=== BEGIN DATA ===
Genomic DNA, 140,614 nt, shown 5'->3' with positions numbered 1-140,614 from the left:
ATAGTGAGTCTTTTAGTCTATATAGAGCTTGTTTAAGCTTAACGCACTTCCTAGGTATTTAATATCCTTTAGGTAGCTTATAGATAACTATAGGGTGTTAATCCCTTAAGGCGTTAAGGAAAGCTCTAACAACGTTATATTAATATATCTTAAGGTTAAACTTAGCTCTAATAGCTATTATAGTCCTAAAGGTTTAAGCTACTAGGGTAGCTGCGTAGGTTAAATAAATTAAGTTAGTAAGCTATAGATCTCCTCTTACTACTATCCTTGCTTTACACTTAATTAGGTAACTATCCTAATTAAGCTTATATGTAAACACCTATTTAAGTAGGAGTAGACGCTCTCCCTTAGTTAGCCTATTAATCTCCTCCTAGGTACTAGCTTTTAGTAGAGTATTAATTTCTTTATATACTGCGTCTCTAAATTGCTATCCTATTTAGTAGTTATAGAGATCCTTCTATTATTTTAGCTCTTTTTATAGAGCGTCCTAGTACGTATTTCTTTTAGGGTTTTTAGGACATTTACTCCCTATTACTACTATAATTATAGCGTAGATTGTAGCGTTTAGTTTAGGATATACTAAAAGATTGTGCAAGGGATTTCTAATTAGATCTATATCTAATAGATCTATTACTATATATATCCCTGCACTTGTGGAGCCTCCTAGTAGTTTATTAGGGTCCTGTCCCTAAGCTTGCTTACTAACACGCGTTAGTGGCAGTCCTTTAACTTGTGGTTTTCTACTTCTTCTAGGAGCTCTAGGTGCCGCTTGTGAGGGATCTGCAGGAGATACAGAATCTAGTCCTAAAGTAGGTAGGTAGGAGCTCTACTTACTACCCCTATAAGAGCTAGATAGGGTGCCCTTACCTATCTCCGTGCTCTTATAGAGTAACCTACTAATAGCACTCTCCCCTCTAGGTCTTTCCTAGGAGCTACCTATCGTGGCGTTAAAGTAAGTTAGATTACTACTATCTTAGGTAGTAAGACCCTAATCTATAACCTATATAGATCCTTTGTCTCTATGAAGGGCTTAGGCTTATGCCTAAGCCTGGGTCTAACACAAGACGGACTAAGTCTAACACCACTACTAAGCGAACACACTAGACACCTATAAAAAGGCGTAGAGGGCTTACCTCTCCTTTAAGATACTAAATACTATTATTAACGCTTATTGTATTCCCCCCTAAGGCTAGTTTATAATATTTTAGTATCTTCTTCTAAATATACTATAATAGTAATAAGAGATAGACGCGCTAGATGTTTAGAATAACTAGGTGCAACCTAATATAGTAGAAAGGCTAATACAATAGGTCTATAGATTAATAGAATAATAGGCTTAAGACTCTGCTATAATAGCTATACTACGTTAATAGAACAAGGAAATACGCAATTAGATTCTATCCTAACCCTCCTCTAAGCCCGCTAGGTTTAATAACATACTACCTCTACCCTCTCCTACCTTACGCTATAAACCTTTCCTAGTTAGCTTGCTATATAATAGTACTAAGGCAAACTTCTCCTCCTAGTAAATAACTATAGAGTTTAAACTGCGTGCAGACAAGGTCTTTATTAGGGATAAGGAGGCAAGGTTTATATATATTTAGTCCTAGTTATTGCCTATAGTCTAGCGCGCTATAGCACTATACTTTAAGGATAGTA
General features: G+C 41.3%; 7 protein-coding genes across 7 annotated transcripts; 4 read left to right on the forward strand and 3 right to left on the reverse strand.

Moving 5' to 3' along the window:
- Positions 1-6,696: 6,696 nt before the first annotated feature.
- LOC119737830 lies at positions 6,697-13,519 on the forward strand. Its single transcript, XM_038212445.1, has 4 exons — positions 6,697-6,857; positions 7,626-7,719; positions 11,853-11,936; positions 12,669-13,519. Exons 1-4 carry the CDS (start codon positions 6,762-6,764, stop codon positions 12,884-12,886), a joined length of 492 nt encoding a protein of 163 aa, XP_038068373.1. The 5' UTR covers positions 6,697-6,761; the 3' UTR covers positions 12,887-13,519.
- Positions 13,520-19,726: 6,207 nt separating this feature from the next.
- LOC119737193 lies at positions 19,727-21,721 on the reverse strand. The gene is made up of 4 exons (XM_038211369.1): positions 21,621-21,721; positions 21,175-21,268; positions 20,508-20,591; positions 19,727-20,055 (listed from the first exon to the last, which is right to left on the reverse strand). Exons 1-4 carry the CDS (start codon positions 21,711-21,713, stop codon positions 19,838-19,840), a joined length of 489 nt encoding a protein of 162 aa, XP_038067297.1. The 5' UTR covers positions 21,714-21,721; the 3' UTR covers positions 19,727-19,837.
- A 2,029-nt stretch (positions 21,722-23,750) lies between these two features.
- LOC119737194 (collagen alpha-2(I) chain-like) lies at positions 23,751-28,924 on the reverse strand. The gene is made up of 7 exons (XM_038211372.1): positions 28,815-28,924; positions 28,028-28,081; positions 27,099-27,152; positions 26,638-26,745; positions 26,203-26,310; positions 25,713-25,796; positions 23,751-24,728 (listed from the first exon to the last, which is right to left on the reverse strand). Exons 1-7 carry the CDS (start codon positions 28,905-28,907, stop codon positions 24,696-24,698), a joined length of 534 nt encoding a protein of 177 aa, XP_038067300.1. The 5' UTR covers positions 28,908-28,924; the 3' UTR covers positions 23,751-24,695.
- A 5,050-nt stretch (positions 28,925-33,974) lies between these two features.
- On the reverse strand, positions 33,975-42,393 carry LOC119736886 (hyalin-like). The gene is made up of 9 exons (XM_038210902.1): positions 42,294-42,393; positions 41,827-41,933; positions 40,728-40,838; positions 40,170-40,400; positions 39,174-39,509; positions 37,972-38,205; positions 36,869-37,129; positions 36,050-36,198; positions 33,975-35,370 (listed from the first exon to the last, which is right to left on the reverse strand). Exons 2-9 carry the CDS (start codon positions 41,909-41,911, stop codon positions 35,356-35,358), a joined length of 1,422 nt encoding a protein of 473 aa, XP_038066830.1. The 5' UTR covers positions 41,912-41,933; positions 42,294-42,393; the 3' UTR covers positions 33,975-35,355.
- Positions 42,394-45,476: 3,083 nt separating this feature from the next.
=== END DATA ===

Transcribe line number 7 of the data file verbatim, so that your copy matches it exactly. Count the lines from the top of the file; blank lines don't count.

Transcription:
- Positions 13,520-19,726: 6,207 nt separating this feature from the next.